As my teeth chattered from the fever, lying in my bunk in our camper, I was terrified. What if this gets worse? What if this goes from being an annoying cold to a full blown sickness, the kind that one needs to see a doctor or die? It can happen. I’ve been that sick in the past and I know what it feels like. This felt like it could turn into that.

Where was the nearest hospital? Where could I find a doctor if I needed one? What if that happened while I was a stranger in a strange land, stuck in a camper that had come to feel like a prison?

After all, we couldn’t drive it anywhere. Not only had Jeff accidentally put unleaded gas in the diesel tank (long story, but suffice to say in the UK, the unleaded pump is green, like diesel is in the States, and the nozzle fit in the tank, also unlike in the States where they’re different sizes) and we couldn’t drive it until we had it drained and refilled. And even if that weren’t a situation, he was still learning to drive on the “wrong” side of the very narrow roads and needed me as a co-pilot, and I was thoroughly unable to do that. We were immobile.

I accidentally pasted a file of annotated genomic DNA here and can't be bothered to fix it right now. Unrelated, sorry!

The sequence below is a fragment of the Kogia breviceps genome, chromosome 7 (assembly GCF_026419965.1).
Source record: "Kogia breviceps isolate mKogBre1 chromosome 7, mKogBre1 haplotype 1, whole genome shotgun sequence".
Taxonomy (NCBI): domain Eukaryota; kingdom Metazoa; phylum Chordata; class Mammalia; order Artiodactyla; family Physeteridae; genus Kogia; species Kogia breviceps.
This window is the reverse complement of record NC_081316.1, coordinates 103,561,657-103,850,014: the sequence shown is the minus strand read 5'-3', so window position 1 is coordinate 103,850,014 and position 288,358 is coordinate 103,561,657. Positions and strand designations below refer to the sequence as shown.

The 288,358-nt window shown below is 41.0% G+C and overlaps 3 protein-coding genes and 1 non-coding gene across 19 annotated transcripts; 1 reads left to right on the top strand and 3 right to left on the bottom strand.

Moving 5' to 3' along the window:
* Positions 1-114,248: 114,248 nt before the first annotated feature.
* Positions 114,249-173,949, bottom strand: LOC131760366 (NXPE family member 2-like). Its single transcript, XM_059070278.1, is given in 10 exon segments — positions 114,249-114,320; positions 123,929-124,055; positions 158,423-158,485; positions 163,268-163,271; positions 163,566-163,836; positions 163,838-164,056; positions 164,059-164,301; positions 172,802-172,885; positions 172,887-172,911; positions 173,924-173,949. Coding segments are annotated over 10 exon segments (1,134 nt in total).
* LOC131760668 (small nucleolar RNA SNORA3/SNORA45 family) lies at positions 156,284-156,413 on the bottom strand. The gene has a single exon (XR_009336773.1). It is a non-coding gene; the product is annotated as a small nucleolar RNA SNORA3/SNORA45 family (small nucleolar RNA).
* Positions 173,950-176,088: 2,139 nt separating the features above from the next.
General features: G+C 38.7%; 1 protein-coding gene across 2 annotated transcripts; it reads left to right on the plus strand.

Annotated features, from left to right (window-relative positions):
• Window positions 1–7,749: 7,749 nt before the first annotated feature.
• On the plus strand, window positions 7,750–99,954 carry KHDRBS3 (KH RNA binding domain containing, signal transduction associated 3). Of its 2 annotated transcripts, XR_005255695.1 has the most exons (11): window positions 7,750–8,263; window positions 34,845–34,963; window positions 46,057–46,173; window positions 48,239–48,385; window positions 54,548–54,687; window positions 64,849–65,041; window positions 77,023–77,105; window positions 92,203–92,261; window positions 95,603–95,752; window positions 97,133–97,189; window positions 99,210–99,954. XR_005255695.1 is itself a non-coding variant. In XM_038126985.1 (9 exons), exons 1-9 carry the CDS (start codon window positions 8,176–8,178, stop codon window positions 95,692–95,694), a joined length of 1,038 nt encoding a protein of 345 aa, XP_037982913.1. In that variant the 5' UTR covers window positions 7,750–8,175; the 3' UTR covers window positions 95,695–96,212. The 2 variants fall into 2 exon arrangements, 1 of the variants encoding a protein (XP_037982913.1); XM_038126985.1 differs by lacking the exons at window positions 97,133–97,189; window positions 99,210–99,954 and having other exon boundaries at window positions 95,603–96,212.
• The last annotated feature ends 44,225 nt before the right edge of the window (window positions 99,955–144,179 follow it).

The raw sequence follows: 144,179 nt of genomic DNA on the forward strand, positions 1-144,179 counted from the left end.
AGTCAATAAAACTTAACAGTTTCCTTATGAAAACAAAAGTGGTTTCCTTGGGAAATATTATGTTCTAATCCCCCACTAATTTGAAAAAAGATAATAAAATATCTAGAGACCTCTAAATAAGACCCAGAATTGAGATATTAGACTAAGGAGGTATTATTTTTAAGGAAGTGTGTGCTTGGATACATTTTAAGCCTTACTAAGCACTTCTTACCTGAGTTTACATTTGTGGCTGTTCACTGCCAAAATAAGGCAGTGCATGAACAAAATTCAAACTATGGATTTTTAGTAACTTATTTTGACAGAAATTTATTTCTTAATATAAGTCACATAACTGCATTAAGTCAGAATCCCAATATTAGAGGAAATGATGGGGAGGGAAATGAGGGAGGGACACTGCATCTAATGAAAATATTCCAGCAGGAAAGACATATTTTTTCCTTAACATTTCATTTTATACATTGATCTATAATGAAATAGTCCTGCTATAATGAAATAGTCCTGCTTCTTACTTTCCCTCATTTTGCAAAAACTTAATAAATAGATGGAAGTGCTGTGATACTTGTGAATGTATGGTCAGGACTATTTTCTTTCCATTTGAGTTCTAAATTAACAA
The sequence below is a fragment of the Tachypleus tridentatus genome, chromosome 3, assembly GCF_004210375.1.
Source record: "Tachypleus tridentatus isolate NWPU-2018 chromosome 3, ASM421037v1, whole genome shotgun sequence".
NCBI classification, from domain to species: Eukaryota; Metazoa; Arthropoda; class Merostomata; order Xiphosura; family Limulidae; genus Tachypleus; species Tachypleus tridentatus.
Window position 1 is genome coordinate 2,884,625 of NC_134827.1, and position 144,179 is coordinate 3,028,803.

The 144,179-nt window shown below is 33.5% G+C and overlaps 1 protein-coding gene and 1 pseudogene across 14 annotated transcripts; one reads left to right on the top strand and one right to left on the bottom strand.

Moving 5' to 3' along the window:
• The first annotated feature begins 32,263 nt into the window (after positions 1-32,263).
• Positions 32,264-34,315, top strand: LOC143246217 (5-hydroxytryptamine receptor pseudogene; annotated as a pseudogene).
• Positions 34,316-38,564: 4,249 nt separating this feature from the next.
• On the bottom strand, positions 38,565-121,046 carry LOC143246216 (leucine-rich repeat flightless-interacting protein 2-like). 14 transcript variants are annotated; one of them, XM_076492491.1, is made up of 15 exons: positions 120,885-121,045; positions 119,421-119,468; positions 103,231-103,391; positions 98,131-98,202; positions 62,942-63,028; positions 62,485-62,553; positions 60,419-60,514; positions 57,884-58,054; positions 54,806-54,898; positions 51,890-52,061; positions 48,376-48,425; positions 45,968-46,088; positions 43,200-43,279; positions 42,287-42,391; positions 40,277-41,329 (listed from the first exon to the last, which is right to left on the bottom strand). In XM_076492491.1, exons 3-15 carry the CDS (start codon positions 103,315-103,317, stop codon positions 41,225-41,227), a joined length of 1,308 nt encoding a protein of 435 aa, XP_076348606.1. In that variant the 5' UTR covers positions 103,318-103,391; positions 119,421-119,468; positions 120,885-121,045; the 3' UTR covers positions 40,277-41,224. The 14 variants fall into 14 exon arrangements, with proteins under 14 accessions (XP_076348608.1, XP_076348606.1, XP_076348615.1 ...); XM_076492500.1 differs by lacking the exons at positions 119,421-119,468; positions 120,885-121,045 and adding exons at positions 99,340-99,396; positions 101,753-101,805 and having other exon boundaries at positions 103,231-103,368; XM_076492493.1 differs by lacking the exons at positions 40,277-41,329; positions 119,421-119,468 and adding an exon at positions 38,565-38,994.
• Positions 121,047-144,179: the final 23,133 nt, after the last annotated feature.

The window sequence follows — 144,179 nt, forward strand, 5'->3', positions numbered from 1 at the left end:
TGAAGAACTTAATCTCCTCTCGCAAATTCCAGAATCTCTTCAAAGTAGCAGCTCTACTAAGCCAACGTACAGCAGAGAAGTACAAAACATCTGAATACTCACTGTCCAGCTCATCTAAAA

This is the view of Saltcoats from the bridge over the ScotRail train track, between the campground and the beach. Our camper is on the right and to get to any of the stores, which are mostly on the left side of the photo, is about a one mile walk. Surprisingly, being so close to the track wasn’t an issue. The trains were whisper silent.

The town itself was about a mile away from the campground so if we needed anything, we had to walk. I was in no condition to do so. Jeff would have to walk by himself and be gone for a long time, leaving me alone. So yeah, I was scared. Feverish and scared.